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From a frybread baking contest to a panel on climate change, Indigenous Peoples’ Month at the College depicts a myriad of events centered on culture, collaboration and current issues. The month-long celebration also represents a feeling of community belonging.
Before coming to Dartmouth, meeting a political candidate was never on my radar. Candidates are rarely eager to come to my small town in Florida. Suddenly, however, in my first two months as a Dartmouth student, I have shaken Bernie Sanders’ hand and hugged Elizabeth Warren. Other students have had candid conversations with Michael Bennet and Cory Booker. As the nation’s primary election approaches, candidates are materializing on campus, and more are sure to appear. This practice has been in place since 1964, when New York Governor Nelson A. Rockefeller ’30 came back to Dartmouth to campaign in the New Hampshire primary.
Hallucinations, trench foot and intense sleep deprivation only touch the surface of the topics of conversation surrounding the legendary Dartmouth hiking event, The Fifty. A trek of 54 miles from the Moosilauke Ravine Lodge back to campus would be hard enough on its own; completing it over the course of roughly 30 hours without stopping to sleep seems downright insane. Yet many people on campus seem to have a lot of respect for this strange tradition, and even more seem to want to participate; it’s oversubscribed each term, and students have to be selected via lottery, according to co-director Mary Joy ’21.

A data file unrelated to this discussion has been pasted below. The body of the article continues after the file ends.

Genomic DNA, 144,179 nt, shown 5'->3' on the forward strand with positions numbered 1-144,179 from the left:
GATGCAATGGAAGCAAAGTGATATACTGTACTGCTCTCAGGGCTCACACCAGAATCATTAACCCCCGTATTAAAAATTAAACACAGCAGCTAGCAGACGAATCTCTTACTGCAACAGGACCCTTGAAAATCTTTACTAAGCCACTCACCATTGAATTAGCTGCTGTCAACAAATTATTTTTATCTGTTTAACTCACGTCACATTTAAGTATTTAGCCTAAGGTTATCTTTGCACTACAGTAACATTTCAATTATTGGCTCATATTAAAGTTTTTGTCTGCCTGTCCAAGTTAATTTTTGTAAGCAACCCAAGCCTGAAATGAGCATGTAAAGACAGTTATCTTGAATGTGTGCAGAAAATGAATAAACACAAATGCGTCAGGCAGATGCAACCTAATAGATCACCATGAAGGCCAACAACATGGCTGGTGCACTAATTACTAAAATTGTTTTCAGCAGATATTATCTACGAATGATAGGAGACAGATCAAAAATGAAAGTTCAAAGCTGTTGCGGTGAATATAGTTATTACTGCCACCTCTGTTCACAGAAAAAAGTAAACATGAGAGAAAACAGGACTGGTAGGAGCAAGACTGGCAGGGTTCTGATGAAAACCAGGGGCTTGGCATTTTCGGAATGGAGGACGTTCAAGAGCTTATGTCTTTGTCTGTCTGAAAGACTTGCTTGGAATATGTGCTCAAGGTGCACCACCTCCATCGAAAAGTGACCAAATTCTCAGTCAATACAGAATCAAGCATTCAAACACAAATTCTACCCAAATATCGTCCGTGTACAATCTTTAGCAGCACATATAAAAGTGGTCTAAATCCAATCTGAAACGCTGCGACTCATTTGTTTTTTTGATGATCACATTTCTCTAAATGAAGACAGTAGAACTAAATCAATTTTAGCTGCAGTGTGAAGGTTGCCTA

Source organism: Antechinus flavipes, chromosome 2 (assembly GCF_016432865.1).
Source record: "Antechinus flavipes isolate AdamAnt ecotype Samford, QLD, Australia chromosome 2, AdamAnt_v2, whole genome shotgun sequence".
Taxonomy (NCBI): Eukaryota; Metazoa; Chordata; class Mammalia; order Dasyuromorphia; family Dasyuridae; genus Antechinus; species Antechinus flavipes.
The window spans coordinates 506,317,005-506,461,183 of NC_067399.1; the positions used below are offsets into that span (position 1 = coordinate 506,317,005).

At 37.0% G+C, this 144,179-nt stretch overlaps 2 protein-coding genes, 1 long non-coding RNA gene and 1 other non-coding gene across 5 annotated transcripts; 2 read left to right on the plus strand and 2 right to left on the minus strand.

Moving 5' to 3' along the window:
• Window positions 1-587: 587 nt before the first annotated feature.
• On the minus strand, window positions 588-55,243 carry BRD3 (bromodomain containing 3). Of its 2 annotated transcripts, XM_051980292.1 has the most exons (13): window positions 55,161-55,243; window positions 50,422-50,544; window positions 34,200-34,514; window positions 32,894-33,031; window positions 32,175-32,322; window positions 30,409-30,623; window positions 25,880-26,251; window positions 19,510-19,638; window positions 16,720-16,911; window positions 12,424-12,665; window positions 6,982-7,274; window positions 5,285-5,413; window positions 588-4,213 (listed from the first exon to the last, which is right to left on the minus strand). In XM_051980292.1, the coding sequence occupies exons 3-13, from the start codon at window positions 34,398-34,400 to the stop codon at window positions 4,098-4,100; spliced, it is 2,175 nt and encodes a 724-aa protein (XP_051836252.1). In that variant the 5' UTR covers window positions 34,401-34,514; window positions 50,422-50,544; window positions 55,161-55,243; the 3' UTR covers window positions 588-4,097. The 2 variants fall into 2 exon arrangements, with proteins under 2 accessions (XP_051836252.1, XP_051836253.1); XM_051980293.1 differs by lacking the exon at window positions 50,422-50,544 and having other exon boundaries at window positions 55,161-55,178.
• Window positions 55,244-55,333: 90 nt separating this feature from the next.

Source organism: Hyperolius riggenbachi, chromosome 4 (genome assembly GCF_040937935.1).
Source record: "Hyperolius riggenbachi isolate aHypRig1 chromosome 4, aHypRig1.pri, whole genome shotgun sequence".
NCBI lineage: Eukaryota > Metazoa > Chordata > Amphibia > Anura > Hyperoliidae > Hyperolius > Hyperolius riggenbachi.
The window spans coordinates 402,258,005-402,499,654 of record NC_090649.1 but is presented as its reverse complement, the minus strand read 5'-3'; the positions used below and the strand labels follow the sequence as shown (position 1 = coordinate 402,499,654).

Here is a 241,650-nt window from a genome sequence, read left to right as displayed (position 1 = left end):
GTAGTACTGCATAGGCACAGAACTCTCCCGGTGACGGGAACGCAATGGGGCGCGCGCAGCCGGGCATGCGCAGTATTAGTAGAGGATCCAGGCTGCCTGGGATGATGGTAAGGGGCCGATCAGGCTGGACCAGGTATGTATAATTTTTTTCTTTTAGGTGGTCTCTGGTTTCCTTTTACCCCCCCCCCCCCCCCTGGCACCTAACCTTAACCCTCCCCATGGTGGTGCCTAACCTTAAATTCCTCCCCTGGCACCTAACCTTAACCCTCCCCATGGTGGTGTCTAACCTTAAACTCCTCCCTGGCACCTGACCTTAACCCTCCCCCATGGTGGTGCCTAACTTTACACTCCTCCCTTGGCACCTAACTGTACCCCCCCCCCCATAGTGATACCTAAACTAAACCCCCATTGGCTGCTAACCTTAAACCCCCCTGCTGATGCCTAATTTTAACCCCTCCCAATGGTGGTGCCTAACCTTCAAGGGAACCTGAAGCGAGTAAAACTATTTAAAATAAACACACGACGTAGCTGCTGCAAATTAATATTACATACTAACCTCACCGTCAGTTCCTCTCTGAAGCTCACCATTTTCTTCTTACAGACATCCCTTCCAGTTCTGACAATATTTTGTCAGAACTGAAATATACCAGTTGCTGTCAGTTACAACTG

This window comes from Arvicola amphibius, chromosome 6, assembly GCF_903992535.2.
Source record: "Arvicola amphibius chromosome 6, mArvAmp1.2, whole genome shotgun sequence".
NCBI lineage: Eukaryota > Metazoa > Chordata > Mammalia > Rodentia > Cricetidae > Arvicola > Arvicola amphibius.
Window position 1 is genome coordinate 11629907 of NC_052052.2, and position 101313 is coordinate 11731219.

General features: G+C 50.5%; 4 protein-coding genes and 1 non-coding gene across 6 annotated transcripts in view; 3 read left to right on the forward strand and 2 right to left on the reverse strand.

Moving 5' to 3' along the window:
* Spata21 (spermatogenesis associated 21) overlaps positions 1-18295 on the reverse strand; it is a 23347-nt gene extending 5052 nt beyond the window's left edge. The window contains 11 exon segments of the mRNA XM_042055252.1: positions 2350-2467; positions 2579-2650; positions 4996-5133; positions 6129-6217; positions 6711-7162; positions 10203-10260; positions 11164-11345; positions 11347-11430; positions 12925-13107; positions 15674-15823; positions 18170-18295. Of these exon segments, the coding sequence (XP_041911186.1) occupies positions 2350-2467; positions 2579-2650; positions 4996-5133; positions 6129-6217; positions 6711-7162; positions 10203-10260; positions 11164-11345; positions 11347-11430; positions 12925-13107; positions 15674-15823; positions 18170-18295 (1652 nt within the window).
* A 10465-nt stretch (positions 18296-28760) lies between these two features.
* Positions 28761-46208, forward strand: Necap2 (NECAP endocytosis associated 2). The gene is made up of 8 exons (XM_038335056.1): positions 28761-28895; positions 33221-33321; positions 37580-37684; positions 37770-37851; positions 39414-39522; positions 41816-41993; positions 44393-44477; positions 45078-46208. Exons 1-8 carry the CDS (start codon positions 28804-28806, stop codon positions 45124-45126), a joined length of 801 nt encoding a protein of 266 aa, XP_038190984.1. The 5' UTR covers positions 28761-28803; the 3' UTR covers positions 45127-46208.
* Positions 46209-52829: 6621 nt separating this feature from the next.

The Children’s Hospital at Dartmouth-Hitchcock is located just about three miles from campus. While students might attend workshops or lectures there, the annual CHaD Hero Fundraiser brings the spirit of the community to Dartmouth through a fun and meaningful tradition. The 2019 CHaD Hero took place on Sunday, Oct. 20.
At Dartmouth, we’re steeped in tradition. Whether it’s through big things like attending First-Year Trips or circling the Homecoming bonfire, or small ones like hearing the bells of Baker Tower play the alma mater every day at 6 p.m., we are constantly reminded that we are part of a larger community as we engage with the many rituals that foster commonality among our diverse experiences. As a community, we are well aware of this; we speak of tradition as one of Dartmouth’s major values, and we tend to refer to our many traditions with affection, excitement and pride.
For all intents and purposes, the word “sophomore” refers to a second-year high school or college student. However, a quick google search reveals that the word has a more meaningful etymology. “Sophomore” is a hybrid of the Greek words sophos (meaning wise) and moros (meaning foolish). So, where exactly does that leave us sophomores? We are stuck somewhere between cleverness and senselessness. Misguided by the illusion of maturity, we are left to navigate our second year of college.